When Dwight David Eisenhower appointed Earl Warren to be the Chief Justice of the Supreme Court of the United States in 1953, it was the “biggest damn fool mistake [he] ever made.” The Warren Court did not perform the way President Eisenhower expected, and he wanted his money back.
Adam Liptak explains that recently retired Associate Justice David Souter was the last of the stealth appointees.
When liberal groups analyzed Justice Souter’s record as New Hampshire’s attorney general and as a justice on the state’s Supreme Court, they concluded that he was a hard-core conservative.
It didn’t quite turn out that way, though some may question whether it was Justice Souter who shifted a little to the left, or the court that shifted a lot to the right. Since then, we’ve had no big surprises:
But 1990 probably marked a turning point in the confirmation process. The six justices appointed in the two decades since have performed largely as expected, probably thanks to increased scrutiny of more robust paper trails and less ideological drift.
The contemporary nominee’s résumé yields so much valuable information, legal scholars say, that unexpected judicial decisions are much less likely now. Nominees’ backgrounds these days often include work for the executive branch in Washington and substantial service on a federal appeals court.
The reason for the accuracy is that candidates are drawn from one of two places, either federal appellate courts where they have long records of written decisions demonstrating their views, or service in the executive branch, where formal and informal discussion clarifies their true leanings, at least to others in the executive branch.
The talk that the only criteria for appointment is competence is sheer and utter nonsense. That’s not to say that anyone suggests that appointees are not competent, but competence alone will get you a seat in the gallery, provided you wait on line. It’s competence plus agenda, the clear and demonstrable showing of adherence to a political and philosophical view upon which a president, and senate, can depend.
This means that the pool of candidates for the Supremes won’t include a trench lawyer. Not for Republicans, and not for Democrats either. Not now, and now in the future. Never again. And if you lawprofs think that’s funny, you aren’t in the pool either, unless you are able to get a gig on the circuit bench. Of course, there’s a far better chance for a lawprof to wind up in a robe than your typical trench lawyer, so maybe you get a chuckle or two.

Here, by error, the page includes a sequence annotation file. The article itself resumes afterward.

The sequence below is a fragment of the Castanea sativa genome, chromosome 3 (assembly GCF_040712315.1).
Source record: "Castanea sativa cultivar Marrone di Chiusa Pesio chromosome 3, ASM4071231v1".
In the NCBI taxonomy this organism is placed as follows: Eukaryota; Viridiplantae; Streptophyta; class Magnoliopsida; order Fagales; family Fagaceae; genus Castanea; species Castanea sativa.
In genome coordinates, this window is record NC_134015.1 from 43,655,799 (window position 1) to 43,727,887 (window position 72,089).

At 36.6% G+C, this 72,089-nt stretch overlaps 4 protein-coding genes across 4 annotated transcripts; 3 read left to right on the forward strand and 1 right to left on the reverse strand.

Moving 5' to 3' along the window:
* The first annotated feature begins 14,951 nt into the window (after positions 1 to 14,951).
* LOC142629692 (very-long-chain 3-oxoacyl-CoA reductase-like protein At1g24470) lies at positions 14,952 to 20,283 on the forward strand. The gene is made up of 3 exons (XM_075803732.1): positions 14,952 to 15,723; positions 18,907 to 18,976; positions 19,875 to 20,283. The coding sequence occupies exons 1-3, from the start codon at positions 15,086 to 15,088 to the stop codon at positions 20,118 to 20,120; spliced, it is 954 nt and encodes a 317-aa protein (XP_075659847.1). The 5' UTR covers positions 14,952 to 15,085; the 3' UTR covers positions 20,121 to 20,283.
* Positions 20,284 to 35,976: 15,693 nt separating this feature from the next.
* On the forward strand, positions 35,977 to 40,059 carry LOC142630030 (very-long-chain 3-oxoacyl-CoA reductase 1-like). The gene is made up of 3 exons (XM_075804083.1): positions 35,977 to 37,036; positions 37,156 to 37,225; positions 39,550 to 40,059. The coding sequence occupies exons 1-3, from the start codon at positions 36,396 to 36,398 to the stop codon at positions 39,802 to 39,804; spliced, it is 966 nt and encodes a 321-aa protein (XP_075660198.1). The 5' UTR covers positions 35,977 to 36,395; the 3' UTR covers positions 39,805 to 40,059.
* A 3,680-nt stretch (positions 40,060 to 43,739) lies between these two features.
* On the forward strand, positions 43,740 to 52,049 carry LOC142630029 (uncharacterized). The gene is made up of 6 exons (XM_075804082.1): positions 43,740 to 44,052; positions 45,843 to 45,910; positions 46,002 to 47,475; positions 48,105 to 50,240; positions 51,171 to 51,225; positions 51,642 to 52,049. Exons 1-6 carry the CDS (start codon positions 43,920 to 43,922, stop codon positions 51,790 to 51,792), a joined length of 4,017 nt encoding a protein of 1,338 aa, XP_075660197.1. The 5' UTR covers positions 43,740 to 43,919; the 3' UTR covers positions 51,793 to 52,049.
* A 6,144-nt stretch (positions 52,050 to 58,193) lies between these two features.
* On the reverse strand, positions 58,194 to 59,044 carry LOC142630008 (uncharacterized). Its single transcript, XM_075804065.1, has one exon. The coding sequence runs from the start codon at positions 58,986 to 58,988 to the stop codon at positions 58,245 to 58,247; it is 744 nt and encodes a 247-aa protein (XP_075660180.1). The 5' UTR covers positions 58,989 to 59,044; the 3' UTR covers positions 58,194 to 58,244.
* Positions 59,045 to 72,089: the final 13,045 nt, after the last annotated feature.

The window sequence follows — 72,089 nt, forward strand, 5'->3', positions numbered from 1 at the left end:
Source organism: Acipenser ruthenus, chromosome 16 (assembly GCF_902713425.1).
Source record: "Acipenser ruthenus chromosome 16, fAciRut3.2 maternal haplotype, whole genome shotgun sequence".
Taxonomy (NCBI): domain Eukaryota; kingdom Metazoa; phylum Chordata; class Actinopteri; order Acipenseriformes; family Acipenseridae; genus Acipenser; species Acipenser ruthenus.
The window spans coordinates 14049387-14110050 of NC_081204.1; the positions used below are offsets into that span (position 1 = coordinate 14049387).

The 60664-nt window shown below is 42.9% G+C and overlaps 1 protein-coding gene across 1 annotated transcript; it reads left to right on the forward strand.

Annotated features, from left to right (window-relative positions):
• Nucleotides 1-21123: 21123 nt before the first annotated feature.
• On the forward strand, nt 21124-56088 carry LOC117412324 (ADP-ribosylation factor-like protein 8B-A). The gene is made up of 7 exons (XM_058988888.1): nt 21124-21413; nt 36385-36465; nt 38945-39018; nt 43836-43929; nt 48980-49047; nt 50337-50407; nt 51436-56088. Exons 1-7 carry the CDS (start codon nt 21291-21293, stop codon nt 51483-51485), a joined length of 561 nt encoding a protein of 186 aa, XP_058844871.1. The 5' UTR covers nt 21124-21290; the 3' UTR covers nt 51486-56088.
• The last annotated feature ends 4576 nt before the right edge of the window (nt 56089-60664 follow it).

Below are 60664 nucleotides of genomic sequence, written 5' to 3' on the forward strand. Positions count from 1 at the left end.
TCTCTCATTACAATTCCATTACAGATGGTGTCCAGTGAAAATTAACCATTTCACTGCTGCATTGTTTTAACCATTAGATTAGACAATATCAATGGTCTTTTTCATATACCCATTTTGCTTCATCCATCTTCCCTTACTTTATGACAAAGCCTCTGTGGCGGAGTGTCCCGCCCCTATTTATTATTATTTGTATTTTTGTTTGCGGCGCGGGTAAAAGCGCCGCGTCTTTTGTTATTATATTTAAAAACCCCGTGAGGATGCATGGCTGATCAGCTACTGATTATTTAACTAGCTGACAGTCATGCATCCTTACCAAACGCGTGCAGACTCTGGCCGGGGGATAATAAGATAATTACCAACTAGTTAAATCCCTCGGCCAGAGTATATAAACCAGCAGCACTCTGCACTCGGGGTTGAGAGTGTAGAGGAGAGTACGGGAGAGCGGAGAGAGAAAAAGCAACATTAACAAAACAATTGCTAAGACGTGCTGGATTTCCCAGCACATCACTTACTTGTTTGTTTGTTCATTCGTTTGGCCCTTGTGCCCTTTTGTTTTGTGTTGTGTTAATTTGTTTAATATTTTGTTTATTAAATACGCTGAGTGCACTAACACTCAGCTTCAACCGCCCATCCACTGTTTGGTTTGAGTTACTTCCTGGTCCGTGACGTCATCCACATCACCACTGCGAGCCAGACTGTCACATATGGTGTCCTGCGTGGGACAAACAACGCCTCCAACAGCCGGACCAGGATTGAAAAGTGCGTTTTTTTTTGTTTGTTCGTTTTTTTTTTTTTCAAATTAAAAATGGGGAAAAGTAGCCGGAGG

The problem is that the pool of potential appointees is so small, and so insular, that our third branch of government is comprised of an elite within an elite. For anyone who believes that the Supremes are, by virtue of their job, detached from the reality of society in general, and even the practice of law in the trenches, consider that the desire to make absolutely certain that no one gets the nod without having an absolute lock on their views means that the broadest segment of the legal profession, no less society, will never again be represented on the Court. That’s an awful lot of experience to be ignored.
Given that Supreme Court appointments are for life, in order to immunize the court from transitory political whims and empower justices to make bold decisions without fear of impact, the limitation of future appointees to be drawn from this incredibly narrow pool of federal appellate judges and top executive branch staff is frightening. These are the people who make the rules by which the rest of us live, and few of them, if any, have every actually lived life on the streets like the poor schnooks who have to abide their rulings. Their decisions describe a view of reality from on high, like the “new professionalism” of cops, or the incentives/disincentives for alleged criminals. As if they have a clue.
The irony is that presidents, who are elected based upon transitory political whims, get to name folks to the court who will sit in their seats for decades after the presidents are turned out of office. While the appointments may reflect the public’s will at the time of their appointment, that doesn’t mean that their political and legal agendas are still suited to the good of the Republic decades later, and that leaves one branch of government with potentially poor choices for a generation to come.
Of course, this cuts both ways, and whether one sees the court as too liberal or too conservative, it’s political foundation is firm and predictable. Considering how many 5-4 decisions have come from the Supremes since Justice Souter took the bench, how tenuous the basic law of the land has become with a single vote sufficient to change the rule of law 180 degrees, the Supreme Court has become little more than a proxy for political hardball based on the guy naming names.
What the American people won’t be getting is a court comprised of men and women who bear any resemblance to them, or have much more of a feel for their lives, and hence the impact of their decisions, beyond the way it looks from the heights of an appellate bench. No matter how brilliant or well-intended, there may never be another Supreme Court Justice who knows anything about life on the street again. And that won’t stop them from telling us what it’s all about.